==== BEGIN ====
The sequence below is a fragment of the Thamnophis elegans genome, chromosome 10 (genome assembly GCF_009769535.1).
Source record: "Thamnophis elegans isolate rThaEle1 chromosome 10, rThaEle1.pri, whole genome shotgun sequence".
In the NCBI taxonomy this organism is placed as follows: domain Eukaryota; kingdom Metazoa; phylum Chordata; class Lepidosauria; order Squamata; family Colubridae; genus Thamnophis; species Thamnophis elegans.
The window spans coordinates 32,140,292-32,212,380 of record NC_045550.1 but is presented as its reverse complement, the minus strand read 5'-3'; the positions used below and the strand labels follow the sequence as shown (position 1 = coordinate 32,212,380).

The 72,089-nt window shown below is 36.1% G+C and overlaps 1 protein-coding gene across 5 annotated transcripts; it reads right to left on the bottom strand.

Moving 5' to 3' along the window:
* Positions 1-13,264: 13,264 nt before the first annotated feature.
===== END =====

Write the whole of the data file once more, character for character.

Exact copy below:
The sequence below is a fragment of the Thamnophis elegans genome, chromosome 10 (genome assembly GCF_009769535.1).
Source record: "Thamnophis elegans isolate rThaEle1 chromosome 10, rThaEle1.pri, whole genome shotgun sequence".
In the NCBI taxonomy this organism is placed as follows: domain Eukaryota; kingdom Metazoa; phylum Chordata; class Lepidosauria; order Squamata; family Colubridae; genus Thamnophis; species Thamnophis elegans.
The window spans coordinates 32,140,292-32,212,380 of record NC_045550.1 but is presented as its reverse complement, the minus strand read 5'-3'; the positions used below and the strand labels follow the sequence as shown (position 1 = coordinate 32,212,380).

The 72,089-nt window shown below is 36.1% G+C and overlaps 1 protein-coding gene across 5 annotated transcripts; it reads right to left on the bottom strand.

Moving 5' to 3' along the window:
* Positions 1-13,264: 13,264 nt before the first annotated feature.